No. 7925934. Sgt. Greenwood, R.T.
9th Battn. R.T.R.



Darling – Damn the weather! It is snowing again… and still there are no letters. I know the presence of the one is the cause of the absence of the other. And when I say damn, I mean a good deal more, as you can imagine. Once again my impressions of my home… my love… are becoming slightly blurred through this absence of news… and I can do nothing about it, except fume inwardly. This grouse is hardly an encouraging opening for a letter to you, dear Jess… but you must permit me to let off steam somehow. After all, grousing is one of my few privileges as a soldier.

What do you think of the news from Russia? I can easily guess… because I know how I feel about it… and I know that our reactions are usually pretty similar… altho’ I grant that your high-pitched squeals of delight are beyond the powers of my larynx, or whatever it is one uses to squeal with. Unfortunately for me, the wireless set we have been using here was claimed by the S.S.M. two days ago, and so I am not so well in touch with events as before.

But we get news… sometimes via our tank radios… sometimes from the local civvies, and so we have a general idea of the situation. Even so, I do miss those interesting ‘European Service’ news bulletins, and the B.B.C. 9.0 pm news. I suppose you listen to all of them… but I do hope you are not overworking your squeal mechanism: you may find Barry becoming jealous if you do.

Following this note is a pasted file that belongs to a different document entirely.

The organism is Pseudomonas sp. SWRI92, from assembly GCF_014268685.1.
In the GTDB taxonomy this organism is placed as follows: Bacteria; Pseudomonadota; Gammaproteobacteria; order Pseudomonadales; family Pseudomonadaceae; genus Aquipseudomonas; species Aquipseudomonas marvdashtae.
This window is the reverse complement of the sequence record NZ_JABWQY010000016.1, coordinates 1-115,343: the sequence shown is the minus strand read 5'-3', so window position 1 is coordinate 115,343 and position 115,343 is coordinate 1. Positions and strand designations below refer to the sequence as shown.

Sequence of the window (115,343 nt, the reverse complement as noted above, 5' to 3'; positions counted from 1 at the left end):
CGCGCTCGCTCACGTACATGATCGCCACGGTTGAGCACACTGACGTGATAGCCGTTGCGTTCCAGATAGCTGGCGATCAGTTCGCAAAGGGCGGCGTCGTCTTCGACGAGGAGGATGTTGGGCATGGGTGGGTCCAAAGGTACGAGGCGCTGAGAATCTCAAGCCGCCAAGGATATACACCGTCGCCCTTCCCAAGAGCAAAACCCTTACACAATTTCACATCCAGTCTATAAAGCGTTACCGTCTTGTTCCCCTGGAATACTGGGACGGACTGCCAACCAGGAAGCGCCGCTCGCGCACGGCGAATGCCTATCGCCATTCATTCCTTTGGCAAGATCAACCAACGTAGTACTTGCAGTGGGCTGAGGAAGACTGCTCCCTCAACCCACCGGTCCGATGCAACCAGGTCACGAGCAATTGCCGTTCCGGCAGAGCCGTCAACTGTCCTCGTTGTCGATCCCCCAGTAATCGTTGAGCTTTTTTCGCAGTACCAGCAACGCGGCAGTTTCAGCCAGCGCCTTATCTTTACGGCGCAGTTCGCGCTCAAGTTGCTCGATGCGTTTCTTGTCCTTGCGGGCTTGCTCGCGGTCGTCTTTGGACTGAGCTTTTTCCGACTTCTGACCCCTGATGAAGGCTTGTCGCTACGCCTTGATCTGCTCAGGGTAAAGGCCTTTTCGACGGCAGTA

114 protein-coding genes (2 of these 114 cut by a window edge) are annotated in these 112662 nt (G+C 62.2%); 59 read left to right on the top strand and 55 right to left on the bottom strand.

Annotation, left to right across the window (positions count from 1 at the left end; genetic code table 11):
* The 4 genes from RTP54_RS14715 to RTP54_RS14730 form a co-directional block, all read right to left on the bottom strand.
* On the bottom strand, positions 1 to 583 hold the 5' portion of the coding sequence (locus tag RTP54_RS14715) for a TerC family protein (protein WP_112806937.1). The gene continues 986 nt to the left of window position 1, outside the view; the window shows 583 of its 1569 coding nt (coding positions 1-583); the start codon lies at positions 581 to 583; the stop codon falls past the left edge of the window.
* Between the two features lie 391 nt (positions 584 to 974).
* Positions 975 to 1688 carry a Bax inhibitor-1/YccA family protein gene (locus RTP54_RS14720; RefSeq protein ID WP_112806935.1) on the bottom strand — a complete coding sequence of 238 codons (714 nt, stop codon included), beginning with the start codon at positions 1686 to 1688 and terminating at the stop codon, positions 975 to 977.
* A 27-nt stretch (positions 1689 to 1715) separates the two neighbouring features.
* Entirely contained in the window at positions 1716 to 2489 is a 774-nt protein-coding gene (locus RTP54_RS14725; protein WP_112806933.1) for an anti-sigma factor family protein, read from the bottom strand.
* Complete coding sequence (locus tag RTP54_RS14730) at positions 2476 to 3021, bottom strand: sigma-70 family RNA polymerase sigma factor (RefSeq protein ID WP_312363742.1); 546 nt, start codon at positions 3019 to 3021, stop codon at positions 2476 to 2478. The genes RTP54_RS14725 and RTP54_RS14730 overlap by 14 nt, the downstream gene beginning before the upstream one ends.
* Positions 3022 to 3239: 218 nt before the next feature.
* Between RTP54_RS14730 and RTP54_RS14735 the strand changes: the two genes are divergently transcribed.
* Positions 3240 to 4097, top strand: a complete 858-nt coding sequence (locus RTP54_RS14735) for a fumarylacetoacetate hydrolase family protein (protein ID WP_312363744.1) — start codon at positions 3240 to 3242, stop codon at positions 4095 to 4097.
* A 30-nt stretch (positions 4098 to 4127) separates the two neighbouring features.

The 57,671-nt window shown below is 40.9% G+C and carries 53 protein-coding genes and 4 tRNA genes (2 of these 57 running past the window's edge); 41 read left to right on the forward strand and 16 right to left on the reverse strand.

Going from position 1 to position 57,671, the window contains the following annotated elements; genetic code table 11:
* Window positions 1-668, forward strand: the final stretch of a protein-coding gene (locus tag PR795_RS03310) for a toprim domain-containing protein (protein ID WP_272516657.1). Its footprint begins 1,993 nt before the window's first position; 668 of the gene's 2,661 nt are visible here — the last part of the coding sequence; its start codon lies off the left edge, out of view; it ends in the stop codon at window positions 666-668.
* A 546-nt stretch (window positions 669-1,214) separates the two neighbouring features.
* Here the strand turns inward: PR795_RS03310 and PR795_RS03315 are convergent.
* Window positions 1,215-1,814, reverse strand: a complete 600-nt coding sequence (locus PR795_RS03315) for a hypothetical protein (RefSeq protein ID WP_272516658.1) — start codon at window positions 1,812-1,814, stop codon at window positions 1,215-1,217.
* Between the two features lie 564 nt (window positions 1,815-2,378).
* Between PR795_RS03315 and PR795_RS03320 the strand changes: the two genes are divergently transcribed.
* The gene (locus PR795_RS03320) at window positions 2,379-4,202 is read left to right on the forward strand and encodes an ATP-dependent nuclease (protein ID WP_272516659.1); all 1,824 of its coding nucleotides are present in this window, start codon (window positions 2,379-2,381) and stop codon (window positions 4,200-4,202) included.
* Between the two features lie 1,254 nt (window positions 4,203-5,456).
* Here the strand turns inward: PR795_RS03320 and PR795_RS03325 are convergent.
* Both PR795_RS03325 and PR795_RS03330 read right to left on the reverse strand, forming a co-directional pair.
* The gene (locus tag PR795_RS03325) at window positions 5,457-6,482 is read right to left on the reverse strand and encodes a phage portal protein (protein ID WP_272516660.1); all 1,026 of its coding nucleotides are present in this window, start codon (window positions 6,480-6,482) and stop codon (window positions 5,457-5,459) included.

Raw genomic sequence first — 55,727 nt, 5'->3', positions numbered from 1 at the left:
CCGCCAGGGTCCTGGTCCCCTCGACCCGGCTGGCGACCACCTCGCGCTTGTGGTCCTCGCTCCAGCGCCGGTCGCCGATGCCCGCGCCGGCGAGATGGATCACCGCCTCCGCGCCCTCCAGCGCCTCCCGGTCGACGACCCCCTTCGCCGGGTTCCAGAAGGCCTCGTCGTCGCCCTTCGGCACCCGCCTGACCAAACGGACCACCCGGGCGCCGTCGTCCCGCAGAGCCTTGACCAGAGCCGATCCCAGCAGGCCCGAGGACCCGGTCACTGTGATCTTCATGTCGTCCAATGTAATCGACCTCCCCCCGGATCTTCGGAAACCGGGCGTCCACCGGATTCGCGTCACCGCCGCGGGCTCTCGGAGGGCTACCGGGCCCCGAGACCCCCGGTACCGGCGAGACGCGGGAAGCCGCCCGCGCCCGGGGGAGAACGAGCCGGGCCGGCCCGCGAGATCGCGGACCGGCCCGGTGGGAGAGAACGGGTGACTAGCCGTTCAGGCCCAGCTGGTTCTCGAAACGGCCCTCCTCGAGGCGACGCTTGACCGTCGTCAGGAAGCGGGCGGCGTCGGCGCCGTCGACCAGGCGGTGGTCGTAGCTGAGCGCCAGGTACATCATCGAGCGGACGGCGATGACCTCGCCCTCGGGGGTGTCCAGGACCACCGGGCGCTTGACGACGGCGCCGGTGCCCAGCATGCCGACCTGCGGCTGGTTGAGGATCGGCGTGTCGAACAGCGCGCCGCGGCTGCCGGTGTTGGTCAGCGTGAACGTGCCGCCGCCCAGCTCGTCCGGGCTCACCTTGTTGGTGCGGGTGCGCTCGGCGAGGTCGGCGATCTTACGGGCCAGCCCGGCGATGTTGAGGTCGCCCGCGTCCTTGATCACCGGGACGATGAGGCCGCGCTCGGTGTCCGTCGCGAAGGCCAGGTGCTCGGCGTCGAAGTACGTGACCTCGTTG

How is he, Jess?.. Still causing you some bother with his teeth I presume… and still taking up most of your time. I often gaze at his ‘photo… and am always puzzled by a resemblance to a ‘photo I have seen before somewhere. It was a picture of a child… but I can’t think who. It may have been Toddy… or Dorothy… or Haydn. I do wish I could remember. Not that I want him to resemble any of these people… or anyone in my family, for that matter… but I hate to have these unsolved mysteries on my mind.

Can you imagine how I am looking forward to seeing you both, darling?.. I think you can. I don’t expect Barry will show much enthusiasm – on the contrary:- he will no doubt regard me as an intruder… but his mummy… well, I expect her to make a great fuss of me; I won’t ‘arf revel in it!.. (…)

I have an idea that you and Barry will have by now had your ‘photos taken… somewhere about Jan 15th, wasn’t it?.. and am looking forward to receiving a copy before I return home. He will be so much less a stranger to me if I have a good studio portrait beforehand, in spite of the excellence of the snaps you sent me. I do hope the ‘photo is a good one, darling. You must explain its faults and blemishes, if there are any.

Do you know dear, my position is terribly exciting. It is not every husband/father who has the privilege of returning home to an adored wife and a twelve month old son, after almost ten months absence. Needless to say, I would not have chosen these circumstances, but as they have been thrust upon me, I am forced to admit that they have provided for me many hours of happy anticipation: of lovely ‘castle building’… Being separated from you is torture… you will know how dreadful… And perhaps my vivid recollections of you, and all that you stand for in my life, make our separation all the harder to bear… but it is far, far better to suffer the exquisite torture of such beautiful memories, than have lived a life devoid of so much gladness.